It would have been nice to keep off Ruta 5 more than I had but it is Chile's main artery and ran the length of the country. There were hardly any other roads that ran north/south. Most roads ran off ruta 5 to the coast or up into the mountains so I was more or less stuck with it.

The landscape, once the fog was gone and I could see it, had changed again. It was very European. Rolling hills of woodland and fields of grass grazed by cattle. All quite green and it reminded me a bit of home. .

Osorno was only 2 and half hours away and soon came up. I turned the sat nav on and started looking for the hotel. I soon reached where the sat nav said it would be but for the life of me couldn't see anything remotely like a hotel. All that there was was a huge modern complex which I assumed was an office block. I drove round town and on one curcuit passed this building from a different direction. There high on the side was the hotel's name! Bloody hell surely that wasn't it? It was. It was huge, modern, clean and very much 5 stars. I don't think I had every been to a hotel so posh in my life and I had never seen one like it in Chile.

I was expected ! I booked in but Kevin Saunders the tour leader had gone out. I assumed he had gone off to sort out the bikes. I dumped my gear and went looking for him. I had the address from the paperwork for the F800GS so I set out to find Kevin. The bikes were coming from a place called Motoaventura. It was only just under 5 kms away and it was where I had to hand my F800GS in and it was easy to find.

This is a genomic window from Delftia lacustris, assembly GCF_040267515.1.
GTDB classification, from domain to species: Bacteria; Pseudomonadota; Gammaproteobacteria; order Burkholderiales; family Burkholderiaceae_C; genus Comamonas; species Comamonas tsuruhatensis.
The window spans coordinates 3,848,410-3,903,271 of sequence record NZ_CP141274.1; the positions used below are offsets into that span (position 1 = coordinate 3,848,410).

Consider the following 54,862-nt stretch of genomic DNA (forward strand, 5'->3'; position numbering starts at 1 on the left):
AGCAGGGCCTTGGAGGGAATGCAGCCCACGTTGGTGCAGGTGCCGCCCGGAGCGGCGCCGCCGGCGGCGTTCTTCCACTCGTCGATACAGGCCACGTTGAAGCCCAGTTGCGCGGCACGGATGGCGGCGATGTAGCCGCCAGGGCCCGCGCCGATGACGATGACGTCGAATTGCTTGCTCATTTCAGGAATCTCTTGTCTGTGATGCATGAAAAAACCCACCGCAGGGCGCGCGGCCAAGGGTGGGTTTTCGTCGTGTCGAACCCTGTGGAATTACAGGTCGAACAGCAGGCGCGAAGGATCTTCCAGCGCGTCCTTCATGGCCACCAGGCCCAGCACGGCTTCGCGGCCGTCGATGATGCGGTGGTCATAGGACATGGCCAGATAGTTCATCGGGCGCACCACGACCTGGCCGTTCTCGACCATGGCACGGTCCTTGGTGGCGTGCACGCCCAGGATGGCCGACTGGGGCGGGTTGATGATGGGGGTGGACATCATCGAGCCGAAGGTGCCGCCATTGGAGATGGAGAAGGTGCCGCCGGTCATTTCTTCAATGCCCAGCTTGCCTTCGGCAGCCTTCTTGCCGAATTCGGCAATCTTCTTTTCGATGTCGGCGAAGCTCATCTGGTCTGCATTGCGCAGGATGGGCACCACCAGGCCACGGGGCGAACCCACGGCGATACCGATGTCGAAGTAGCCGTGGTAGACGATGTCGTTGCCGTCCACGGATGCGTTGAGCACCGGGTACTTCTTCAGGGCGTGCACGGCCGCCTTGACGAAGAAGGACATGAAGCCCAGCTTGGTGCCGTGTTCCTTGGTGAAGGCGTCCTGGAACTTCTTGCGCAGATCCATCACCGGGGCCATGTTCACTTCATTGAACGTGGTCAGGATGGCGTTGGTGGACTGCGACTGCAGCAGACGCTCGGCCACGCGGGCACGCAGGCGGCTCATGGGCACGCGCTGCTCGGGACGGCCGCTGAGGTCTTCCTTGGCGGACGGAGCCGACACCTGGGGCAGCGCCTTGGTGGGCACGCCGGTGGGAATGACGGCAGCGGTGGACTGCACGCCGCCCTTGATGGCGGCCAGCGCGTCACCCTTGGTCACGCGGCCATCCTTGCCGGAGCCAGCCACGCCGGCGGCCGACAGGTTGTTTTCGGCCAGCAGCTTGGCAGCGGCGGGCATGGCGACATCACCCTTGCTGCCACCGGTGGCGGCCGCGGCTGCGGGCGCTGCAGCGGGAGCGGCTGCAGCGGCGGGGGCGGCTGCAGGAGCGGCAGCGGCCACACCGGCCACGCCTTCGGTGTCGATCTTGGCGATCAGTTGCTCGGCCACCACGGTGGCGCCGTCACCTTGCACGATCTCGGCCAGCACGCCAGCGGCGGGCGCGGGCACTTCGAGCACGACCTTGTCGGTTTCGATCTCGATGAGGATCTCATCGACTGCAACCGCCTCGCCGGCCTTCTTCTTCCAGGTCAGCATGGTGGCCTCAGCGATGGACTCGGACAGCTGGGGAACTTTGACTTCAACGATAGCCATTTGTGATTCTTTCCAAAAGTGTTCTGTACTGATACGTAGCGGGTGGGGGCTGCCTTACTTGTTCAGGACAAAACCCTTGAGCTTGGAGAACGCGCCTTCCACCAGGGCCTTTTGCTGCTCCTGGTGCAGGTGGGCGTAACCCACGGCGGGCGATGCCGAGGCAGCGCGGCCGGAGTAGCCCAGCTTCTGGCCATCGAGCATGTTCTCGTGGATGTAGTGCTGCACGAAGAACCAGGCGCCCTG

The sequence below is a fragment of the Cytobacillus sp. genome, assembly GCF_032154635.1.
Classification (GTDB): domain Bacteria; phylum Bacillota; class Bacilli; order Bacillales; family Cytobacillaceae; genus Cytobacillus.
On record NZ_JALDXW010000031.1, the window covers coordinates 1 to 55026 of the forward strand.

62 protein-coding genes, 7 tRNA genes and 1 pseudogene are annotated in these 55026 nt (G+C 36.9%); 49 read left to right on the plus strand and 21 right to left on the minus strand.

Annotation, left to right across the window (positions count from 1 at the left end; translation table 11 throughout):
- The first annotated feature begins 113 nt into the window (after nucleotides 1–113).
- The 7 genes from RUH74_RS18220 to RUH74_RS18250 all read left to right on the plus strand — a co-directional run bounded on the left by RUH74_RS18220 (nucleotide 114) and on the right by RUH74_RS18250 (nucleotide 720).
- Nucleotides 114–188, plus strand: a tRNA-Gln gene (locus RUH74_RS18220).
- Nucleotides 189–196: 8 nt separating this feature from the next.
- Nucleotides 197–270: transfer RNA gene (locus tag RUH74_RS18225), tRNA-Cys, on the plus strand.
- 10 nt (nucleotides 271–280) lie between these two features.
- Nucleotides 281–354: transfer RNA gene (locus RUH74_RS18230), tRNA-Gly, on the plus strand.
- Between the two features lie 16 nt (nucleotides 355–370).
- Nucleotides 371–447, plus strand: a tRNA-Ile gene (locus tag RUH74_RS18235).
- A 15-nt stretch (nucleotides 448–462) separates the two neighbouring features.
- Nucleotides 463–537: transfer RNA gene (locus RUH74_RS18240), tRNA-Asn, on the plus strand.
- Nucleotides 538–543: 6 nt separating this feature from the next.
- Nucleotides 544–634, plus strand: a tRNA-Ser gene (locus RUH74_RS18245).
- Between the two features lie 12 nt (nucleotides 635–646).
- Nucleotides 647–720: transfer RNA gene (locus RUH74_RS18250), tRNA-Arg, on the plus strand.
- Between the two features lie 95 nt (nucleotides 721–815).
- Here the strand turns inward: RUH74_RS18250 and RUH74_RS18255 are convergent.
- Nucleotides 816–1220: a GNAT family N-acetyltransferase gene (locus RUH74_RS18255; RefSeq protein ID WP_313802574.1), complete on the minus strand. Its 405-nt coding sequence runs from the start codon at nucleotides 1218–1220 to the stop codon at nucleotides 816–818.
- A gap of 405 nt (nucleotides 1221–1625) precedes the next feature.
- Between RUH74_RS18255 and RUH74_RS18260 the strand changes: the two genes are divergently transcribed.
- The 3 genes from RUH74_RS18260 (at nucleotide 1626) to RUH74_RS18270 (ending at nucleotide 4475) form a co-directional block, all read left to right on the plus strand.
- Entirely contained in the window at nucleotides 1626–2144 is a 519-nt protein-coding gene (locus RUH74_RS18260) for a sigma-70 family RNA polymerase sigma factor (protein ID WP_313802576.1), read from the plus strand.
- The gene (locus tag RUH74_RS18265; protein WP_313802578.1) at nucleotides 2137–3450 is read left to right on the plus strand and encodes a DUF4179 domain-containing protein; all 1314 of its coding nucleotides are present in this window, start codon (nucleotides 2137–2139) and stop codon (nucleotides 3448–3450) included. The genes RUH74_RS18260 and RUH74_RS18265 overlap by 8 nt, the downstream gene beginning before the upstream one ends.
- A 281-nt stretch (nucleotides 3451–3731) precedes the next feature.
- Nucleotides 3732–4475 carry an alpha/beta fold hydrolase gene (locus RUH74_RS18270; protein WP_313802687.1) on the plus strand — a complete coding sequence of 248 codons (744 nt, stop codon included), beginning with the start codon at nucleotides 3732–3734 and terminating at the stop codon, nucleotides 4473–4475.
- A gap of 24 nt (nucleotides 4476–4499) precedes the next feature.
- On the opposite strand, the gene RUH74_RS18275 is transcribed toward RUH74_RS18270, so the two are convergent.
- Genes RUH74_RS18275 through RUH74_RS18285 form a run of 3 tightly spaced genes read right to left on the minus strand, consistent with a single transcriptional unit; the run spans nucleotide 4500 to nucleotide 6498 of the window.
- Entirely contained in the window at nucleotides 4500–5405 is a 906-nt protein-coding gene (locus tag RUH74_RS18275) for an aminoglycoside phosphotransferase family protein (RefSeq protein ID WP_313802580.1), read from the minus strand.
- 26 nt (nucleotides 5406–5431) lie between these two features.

When I got there, just after 1pm nearly everyone, including Kevin had gone for lunch. I sat about for a while before some one came out. It seems I was expected and the formalities were completed. Chilieans love paperwork and it took an age. The lanauage problem didn't help but we got there eventually. A mechanic came out to give the F800GS I was handing back the once over. He scratched his head a few times, said some thing to his colleague and made notes. I expect that fall was going to cost me, but I had paid the insurance premium so I just hoped to God it was OK. I decided to pay the insurance the premium on the replacement bike too !

I now had a lovely dark grey BMW R1200GS, a bit like mine back home. This one though had a low seat. After being on tip toes with the F800GS it would make a nice change but I am not quite sure yet whether I will like it. My own bike is the standard height so we would have to see. It had about 19,000 kms on the clock and sounded completely different to mine so I guess it is an older bike, not the twim cam engine.

We swapped over the panniers and away I went back for a shower and a beer